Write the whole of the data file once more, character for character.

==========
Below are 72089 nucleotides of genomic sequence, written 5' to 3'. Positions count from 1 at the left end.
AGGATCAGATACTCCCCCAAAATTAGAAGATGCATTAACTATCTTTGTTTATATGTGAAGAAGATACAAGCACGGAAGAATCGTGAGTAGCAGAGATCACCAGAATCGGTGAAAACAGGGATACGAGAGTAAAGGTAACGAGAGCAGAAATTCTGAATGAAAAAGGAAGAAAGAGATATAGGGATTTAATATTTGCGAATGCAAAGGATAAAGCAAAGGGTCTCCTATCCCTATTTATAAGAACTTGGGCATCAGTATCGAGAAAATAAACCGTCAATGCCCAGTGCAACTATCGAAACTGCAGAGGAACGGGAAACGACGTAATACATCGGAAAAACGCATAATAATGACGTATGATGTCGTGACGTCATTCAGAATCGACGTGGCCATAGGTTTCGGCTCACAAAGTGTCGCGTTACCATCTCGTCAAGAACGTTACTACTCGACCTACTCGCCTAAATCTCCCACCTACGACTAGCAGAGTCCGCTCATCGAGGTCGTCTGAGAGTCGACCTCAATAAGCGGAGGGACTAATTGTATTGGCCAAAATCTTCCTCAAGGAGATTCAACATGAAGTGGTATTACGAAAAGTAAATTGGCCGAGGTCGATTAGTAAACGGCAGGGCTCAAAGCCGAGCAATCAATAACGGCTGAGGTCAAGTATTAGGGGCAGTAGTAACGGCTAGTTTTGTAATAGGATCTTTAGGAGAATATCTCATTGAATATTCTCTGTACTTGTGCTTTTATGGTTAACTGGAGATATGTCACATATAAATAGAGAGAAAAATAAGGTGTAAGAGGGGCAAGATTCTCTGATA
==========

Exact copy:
Below are 72089 nucleotides of genomic sequence, written 5' to 3'. Positions count from 1 at the left end.
AGGATCAGATACTCCCCCAAAATTAGAAGATGCATTAACTATCTTTGTTTATATGTGAAGAAGATACAAGCACGGAAGAATCGTGAGTAGCAGAGATCACCAGAATCGGTGAAAACAGGGATACGAGAGTAAAGGTAACGAGAGCAGAAATTCTGAATGAAAAAGGAAGAAAGAGATATAGGGATTTAATATTTGCGAATGCAAAGGATAAAGCAAAGGGTCTCCTATCCCTATTTATAAGAACTTGGGCATCAGTATCGAGAAAATAAACCGTCAATGCCCAGTGCAACTATCGAAACTGCAGAGGAACGGGAAACGACGTAATACATCGGAAAAACGCATAATAATGACGTATGATGTCGTGACGTCATTCAGAATCGACGTGGCCATAGGTTTCGGCTCACAAAGTGTCGCGTTACCATCTCGTCAAGAACGTTACTACTCGACCTACTCGCCTAAATCTCCCACCTACGACTAGCAGAGTCCGCTCATCGAGGTCGTCTGAGAGTCGACCTCAATAAGCGGAGGGACTAATTGTATTGGCCAAAATCTTCCTCAAGGAGATTCAACATGAAGTGGTATTACGAAAAGTAAATTGGCCGAGGTCGATTAGTAAACGGCAGGGCTCAAAGCCGAGCAATCAATAACGGCTGAGGTCAAGTATTAGGGGCAGTAGTAACGGCTAGTTTTGTAATAGGATCTTTAGGAGAATATCTCATTGAATATTCTCTGTACTTGTGCTTTTATGGTTAACTGGAGATATGTCACATATAAATAGAGAGAAAAATAAGGTGTAAGAGGGGCAAGATTCTCTGATA